26 June 2012
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To commemorate Queen Elizabeth II’s Diamond Jubilee and the 20th Anniversary of Friends of Government House Gardens Society a Horticultural event was hosted in the gardens and Great Hall of Government House in Victoria, Canada entitled British Columbia Blooms.
I staged a design in class 1 Waterfall.
As a mechanic I securely spiked a petrified piece of driftwood to a river pebble to look as if it is precariously perched on the edge of a waterfall.
To create the illusion of a free flowing and floating water stream the entire design falls from a single, thin but exceptionally strong coiled piano wire threaded through the wood. The piano wire disappears completely next to the bright royal purple sisal fibres, orchids and vines when placed against the grey backdrop. This single wire and driftwood had to carry 1.7 kg of glass, water and plant material!
The top part of the design is tumultuous and swirls of rosary vine and passion vines with tendrils curl around the driftwood and up and over Phalaenopsis orchids before peacefully spilling down the front of the design.
Each vine stem and orchid floats in the stream and down the waterfall in its own tiny glass seahorse. I used 68 water filled seahorses in the design. I also added clear beads to some of the flax fibres to reflect light and pick up on the clear glass of the seahorses.
I used miniature Phalaenopsis orchids in the water stream top part of the design to add perspective. The smaller orchids appear to recede further into the background advancing the waterfall part of the design dressed with larger orchids to the front.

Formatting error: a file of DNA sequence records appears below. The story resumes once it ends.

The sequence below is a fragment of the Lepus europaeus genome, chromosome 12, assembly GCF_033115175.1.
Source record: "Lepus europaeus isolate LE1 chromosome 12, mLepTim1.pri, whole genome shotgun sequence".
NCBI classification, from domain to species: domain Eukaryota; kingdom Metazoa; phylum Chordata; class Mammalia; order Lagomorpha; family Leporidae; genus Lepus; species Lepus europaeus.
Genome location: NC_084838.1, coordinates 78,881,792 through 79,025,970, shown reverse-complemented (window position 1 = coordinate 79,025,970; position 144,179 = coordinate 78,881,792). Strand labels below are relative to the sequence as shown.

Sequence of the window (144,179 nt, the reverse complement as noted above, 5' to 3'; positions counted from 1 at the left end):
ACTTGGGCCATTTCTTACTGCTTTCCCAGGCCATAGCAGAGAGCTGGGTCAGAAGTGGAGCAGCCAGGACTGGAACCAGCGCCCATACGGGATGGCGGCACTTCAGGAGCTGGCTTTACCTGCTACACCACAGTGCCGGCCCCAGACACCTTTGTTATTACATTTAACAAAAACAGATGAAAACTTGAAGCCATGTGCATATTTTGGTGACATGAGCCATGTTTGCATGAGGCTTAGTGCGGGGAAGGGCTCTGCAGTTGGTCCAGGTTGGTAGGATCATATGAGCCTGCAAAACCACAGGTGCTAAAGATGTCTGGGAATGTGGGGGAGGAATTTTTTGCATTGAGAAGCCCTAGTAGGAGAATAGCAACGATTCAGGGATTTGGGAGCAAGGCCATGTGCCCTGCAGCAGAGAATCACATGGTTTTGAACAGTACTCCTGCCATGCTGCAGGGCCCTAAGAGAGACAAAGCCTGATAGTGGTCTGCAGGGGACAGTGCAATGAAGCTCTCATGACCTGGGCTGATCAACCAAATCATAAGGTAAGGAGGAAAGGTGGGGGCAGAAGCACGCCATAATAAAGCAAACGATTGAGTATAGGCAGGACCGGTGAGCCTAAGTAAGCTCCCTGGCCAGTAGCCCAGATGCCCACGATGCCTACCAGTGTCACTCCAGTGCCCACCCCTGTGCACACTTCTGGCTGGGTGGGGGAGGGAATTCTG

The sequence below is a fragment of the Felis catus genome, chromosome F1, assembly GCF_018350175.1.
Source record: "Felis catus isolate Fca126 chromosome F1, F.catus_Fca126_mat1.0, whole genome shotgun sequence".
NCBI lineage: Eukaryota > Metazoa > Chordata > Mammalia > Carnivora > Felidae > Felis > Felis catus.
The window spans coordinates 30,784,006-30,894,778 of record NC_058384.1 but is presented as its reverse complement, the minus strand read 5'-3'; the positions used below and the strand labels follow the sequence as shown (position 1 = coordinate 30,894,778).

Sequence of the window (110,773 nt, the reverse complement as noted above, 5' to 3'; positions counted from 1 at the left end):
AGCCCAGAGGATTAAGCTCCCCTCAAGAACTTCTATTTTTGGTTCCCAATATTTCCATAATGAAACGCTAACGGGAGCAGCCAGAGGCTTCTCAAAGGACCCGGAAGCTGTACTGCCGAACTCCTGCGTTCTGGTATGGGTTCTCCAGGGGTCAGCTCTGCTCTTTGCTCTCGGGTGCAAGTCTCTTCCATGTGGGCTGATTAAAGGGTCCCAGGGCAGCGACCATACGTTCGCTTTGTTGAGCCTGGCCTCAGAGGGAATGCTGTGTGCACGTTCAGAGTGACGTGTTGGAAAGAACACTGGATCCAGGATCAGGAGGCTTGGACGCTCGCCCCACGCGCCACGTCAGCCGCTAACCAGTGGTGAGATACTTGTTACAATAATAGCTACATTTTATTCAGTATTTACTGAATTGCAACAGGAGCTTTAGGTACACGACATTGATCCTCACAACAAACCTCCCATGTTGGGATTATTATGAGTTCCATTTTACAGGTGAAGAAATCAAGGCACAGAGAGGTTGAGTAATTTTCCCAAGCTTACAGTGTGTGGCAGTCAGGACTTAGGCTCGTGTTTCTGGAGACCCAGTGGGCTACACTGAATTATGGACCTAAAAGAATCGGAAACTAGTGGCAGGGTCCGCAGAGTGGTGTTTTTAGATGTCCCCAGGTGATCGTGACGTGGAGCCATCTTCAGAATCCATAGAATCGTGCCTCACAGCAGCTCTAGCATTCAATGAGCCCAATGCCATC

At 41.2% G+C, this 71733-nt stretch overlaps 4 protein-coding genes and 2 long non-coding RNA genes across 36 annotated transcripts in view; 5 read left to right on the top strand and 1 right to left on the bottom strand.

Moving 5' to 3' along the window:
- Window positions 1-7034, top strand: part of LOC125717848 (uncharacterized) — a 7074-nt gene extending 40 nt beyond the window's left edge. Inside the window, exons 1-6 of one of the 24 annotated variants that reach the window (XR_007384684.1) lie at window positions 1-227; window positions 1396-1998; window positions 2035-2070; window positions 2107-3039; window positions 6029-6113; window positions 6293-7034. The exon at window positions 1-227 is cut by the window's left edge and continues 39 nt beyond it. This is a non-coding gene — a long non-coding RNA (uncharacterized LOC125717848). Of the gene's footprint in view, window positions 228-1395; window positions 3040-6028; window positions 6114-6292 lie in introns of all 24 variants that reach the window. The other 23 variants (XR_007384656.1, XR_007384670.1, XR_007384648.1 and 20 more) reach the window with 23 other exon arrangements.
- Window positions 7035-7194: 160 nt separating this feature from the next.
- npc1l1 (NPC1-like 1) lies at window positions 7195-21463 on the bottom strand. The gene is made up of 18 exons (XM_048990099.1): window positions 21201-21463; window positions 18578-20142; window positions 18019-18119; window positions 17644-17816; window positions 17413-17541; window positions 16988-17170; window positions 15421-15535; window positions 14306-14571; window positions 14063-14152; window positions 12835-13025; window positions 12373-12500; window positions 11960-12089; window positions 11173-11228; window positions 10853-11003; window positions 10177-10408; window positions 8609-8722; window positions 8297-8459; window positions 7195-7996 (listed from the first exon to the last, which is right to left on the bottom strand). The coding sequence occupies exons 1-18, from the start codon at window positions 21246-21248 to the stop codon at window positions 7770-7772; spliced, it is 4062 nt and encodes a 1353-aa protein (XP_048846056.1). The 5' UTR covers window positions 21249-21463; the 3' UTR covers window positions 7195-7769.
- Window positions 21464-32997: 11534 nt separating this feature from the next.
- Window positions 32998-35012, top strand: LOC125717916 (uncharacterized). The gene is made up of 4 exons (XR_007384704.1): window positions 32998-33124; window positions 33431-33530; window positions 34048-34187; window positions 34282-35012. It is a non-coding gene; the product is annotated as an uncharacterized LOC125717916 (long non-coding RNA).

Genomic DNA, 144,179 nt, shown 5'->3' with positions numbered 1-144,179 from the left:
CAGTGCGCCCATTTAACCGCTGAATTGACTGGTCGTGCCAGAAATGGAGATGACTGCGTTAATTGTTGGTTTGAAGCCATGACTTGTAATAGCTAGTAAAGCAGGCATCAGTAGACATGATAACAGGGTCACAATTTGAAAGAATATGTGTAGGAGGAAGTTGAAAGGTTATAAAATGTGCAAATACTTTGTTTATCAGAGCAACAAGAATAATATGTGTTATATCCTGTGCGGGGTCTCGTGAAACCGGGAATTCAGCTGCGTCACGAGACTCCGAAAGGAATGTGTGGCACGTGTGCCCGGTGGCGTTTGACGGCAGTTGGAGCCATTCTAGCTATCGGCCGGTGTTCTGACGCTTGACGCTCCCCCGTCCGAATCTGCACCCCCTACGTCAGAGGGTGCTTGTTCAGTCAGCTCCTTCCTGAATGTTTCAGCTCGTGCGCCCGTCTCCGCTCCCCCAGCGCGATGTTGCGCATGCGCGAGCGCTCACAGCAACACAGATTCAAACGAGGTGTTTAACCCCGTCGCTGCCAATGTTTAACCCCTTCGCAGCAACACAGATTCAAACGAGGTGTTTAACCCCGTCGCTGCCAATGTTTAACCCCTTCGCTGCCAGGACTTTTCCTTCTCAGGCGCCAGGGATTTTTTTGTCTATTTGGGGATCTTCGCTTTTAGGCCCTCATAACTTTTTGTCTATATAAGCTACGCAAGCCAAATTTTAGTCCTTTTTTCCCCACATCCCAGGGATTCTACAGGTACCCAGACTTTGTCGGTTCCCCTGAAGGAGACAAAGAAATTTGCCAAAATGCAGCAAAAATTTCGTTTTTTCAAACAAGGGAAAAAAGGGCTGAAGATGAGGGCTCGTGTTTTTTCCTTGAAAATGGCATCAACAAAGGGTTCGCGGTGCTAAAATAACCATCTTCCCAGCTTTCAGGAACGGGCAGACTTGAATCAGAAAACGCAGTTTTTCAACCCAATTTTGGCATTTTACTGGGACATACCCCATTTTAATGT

Tones of blue and purple also add to the aerial perspective of the design (the further things are away from your eyes, seen in natural light, the more blue-purple they appear to be) and it is the colour associated with royalty and nobility in human colour psychology. To observe the Diamond Jubilee theme I wanted to make sure the entire design appears to be wrapped in a misty haze of royal purple.
I glued hundreds of singular threads of royal purple sisal fibres and grey green ripped flax fibres to curl up, over and around the top of the design and then delicately float down the front to follow the orchids and exactly match the vines.
The rosary vines were exposed to direct sunlight weeks prior to the show to make sure they have a vivid royal purple tone. I also grew the purple flowering passion fruit vines without a climber support to encourage extra-long blue purple tipped tendrils to add to the movement of the tumbling design.
Three slightly different tints and tones of purple Phalaenopsis orchids hang down the waterfall part of the arrangement to give the design the illusion of depth. Cooler light tinted blue purple orchids hang from the back strands and appear even more distant than the warmer toned red purple orchids hanging down the front. True royal purple orchids, the same colour as the closed drop shaped passion fruit buds, the rosary vine and sisal fibres hang from the center strands.
Thank you to the Friends of Government House Gardens Society for the opportunity to design in the historical Government House building in British Columbia’s beautiful capital Victoria.
I received a ribbon award for my design